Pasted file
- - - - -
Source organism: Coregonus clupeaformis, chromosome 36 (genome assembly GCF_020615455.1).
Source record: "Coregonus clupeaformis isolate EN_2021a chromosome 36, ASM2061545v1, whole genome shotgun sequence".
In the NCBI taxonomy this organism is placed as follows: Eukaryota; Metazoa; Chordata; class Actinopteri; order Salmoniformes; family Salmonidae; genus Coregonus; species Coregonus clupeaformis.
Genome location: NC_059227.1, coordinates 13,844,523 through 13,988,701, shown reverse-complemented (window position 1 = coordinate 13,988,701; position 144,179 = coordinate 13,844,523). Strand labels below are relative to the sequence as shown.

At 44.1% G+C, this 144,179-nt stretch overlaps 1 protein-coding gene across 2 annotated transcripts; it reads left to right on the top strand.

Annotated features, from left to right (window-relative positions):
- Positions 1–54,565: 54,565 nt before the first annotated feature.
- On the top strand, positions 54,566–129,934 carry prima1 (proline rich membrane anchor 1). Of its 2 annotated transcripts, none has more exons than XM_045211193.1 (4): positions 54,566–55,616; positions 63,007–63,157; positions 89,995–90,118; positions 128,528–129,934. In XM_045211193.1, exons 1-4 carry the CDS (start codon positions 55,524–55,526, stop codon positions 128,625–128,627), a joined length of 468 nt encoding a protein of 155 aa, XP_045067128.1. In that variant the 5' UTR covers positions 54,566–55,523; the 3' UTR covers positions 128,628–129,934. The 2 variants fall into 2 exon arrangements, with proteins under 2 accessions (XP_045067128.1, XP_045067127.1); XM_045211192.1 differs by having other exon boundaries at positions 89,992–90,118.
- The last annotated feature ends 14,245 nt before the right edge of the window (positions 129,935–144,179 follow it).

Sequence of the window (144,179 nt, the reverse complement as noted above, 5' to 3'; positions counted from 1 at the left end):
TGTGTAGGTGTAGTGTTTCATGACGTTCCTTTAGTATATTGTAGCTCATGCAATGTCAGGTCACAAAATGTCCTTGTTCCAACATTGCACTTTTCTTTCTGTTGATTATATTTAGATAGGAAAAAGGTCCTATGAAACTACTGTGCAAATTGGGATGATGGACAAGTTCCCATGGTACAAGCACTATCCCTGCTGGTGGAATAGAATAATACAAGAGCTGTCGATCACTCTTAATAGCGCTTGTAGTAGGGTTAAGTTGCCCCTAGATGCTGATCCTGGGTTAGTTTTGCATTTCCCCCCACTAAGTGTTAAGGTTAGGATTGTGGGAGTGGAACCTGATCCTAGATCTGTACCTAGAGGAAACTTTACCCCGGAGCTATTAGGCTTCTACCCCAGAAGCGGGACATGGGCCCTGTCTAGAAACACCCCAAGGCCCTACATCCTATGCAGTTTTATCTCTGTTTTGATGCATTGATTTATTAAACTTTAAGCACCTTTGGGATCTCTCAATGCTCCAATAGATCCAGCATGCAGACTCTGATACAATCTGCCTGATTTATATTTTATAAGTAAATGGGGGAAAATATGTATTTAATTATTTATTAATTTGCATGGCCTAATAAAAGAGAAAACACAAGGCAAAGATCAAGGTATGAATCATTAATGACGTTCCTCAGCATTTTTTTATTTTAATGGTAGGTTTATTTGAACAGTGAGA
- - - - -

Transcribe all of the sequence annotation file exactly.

Source organism: Coregonus clupeaformis, chromosome 36 (genome assembly GCF_020615455.1).
Source record: "Coregonus clupeaformis isolate EN_2021a chromosome 36, ASM2061545v1, whole genome shotgun sequence".
In the NCBI taxonomy this organism is placed as follows: Eukaryota; Metazoa; Chordata; class Actinopteri; order Salmoniformes; family Salmonidae; genus Coregonus; species Coregonus clupeaformis.
Genome location: NC_059227.1, coordinates 13,844,523 through 13,988,701, shown reverse-complemented (window position 1 = coordinate 13,988,701; position 144,179 = coordinate 13,844,523). Strand labels below are relative to the sequence as shown.

At 44.1% G+C, this 144,179-nt stretch overlaps 1 protein-coding gene across 2 annotated transcripts; it reads left to right on the top strand.

Annotated features, from left to right (window-relative positions):
- Positions 1–54,565: 54,565 nt before the first annotated feature.
- On the top strand, positions 54,566–129,934 carry prima1 (proline rich membrane anchor 1). Of its 2 annotated transcripts, none has more exons than XM_045211193.1 (4): positions 54,566–55,616; positions 63,007–63,157; positions 89,995–90,118; positions 128,528–129,934. In XM_045211193.1, exons 1-4 carry the CDS (start codon positions 55,524–55,526, stop codon positions 128,625–128,627), a joined length of 468 nt encoding a protein of 155 aa, XP_045067128.1. In that variant the 5' UTR covers positions 54,566–55,523; the 3' UTR covers positions 128,628–129,934. The 2 variants fall into 2 exon arrangements, with proteins under 2 accessions (XP_045067128.1, XP_045067127.1); XM_045211192.1 differs by having other exon boundaries at positions 89,992–90,118.
- The last annotated feature ends 14,245 nt before the right edge of the window (positions 129,935–144,179 follow it).

Sequence of the window (144,179 nt, the reverse complement as noted above, 5' to 3'; positions counted from 1 at the left end):
TGTGTAGGTGTAGTGTTTCATGACGTTCCTTTAGTATATTGTAGCTCATGCAATGTCAGGTCACAAAATGTCCTTGTTCCAACATTGCACTTTTCTTTCTGTTGATTATATTTAGATAGGAAAAAGGTCCTATGAAACTACTGTGCAAATTGGGATGATGGACAAGTTCCCATGGTACAAGCACTATCCCTGCTGGTGGAATAGAATAATACAAGAGCTGTCGATCACTCTTAATAGCGCTTGTAGTAGGGTTAAGTTGCCCCTAGATGCTGATCCTGGGTTAGTTTTGCATTTCCCCCCACTAAGTGTTAAGGTTAGGATTGTGGGAGTGGAACCTGATCCTAGATCTGTACCTAGAGGAAACTTTACCCCGGAGCTATTAGGCTTCTACCCCAGAAGCGGGACATGGGCCCTGTCTAGAAACACCCCAAGGCCCTACATCCTATGCAGTTTTATCTCTGTTTTGATGCATTGATTTATTAAACTTTAAGCACCTTTGGGATCTCTCAATGCTCCAATAGATCCAGCATGCAGACTCTGATACAATCTGCCTGATTTATATTTTATAAGTAAATGGGGGAAAATATGTATTTAATTATTTATTAATTTGCATGGCCTAATAAAAGAGAAAACACAAGGCAAAGATCAAGGTATGAATCATTAATGACGTTCCTCAGCATTTTTTTATTTTAATGGTAGGTTTATTTGAACAGTGAGA